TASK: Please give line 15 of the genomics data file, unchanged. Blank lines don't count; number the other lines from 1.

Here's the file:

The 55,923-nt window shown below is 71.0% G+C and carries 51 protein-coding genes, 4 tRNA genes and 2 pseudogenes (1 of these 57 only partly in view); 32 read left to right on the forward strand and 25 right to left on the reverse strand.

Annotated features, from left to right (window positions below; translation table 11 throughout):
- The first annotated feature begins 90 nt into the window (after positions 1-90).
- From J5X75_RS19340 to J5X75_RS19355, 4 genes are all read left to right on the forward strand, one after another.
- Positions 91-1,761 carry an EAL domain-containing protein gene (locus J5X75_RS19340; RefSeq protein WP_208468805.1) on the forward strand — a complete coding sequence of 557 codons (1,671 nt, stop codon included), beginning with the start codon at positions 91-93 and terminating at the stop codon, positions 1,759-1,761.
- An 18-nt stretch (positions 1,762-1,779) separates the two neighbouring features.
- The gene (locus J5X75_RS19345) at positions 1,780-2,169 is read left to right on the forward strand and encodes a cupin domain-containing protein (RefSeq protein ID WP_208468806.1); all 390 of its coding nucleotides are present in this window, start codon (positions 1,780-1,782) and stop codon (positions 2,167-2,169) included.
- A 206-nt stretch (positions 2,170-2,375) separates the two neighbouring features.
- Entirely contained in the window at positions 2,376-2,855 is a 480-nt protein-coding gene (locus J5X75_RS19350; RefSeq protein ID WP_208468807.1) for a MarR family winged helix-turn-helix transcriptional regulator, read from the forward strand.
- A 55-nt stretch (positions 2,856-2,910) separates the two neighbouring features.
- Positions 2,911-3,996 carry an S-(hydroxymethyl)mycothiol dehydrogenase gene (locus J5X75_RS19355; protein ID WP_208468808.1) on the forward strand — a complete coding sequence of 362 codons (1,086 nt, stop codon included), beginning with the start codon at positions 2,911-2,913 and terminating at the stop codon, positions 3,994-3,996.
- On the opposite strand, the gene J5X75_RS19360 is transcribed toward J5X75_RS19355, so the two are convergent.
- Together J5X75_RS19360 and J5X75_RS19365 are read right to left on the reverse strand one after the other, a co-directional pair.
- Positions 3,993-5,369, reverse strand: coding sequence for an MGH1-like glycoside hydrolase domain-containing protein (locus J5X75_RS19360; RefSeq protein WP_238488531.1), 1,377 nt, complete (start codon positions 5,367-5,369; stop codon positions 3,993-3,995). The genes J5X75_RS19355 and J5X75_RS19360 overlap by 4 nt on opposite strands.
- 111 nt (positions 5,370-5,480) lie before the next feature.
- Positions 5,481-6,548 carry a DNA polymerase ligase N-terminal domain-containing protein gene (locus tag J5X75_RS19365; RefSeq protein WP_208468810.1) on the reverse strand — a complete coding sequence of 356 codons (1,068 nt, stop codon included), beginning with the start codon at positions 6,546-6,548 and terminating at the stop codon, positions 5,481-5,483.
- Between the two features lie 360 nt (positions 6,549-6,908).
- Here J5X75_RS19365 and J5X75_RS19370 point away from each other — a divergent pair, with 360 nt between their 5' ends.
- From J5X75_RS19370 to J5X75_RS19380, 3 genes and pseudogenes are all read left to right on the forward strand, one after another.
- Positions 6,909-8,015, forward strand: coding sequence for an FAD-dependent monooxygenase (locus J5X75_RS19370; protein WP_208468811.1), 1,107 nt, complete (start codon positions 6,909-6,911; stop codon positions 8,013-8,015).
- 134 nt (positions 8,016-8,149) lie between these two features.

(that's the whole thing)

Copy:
- 111 nt (positions 5,370-5,480) lie before the next feature.